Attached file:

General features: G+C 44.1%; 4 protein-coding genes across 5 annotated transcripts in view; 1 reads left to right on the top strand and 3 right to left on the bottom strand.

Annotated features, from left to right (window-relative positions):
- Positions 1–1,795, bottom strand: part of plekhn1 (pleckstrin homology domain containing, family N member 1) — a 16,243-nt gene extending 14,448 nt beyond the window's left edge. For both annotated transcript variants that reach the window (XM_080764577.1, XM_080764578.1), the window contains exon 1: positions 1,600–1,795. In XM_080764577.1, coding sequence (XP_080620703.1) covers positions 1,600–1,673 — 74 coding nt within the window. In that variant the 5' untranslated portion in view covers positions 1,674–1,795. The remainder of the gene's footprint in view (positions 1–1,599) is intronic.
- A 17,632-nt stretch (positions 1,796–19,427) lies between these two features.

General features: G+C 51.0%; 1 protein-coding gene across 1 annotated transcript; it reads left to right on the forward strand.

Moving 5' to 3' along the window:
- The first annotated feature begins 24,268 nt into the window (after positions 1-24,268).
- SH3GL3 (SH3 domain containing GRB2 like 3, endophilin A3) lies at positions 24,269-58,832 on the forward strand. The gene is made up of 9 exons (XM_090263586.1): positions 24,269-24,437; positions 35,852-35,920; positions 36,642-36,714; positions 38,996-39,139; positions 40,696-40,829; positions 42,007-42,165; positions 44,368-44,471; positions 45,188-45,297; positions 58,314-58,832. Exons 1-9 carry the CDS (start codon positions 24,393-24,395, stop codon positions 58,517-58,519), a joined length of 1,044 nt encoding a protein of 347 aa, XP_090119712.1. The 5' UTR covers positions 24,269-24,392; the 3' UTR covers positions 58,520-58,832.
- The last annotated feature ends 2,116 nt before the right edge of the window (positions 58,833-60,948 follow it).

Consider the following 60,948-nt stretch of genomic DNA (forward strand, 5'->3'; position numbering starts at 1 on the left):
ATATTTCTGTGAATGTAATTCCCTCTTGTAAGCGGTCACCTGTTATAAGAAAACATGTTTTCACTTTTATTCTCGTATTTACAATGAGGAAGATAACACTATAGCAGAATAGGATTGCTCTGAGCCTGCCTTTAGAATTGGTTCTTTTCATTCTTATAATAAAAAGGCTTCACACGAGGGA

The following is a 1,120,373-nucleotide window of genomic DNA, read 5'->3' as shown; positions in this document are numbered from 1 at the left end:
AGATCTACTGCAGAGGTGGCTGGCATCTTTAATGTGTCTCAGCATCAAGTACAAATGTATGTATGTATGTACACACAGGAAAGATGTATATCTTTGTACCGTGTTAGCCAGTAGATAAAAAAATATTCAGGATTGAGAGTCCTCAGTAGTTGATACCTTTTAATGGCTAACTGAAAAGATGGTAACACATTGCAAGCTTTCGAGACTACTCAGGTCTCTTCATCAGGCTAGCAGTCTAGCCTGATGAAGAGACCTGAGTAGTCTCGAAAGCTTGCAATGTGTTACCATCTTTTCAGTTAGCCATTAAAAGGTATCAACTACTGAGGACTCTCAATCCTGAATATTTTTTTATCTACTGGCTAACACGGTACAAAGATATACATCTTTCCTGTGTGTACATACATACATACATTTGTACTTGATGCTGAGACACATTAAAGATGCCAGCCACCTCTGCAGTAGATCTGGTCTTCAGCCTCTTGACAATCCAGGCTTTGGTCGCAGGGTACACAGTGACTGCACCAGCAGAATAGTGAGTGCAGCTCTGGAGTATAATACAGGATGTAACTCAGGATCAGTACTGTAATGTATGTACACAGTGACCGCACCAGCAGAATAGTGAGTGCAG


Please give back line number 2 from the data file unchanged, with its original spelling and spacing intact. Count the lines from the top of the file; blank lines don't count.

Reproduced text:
Annotated features, from left to right (window-relative positions):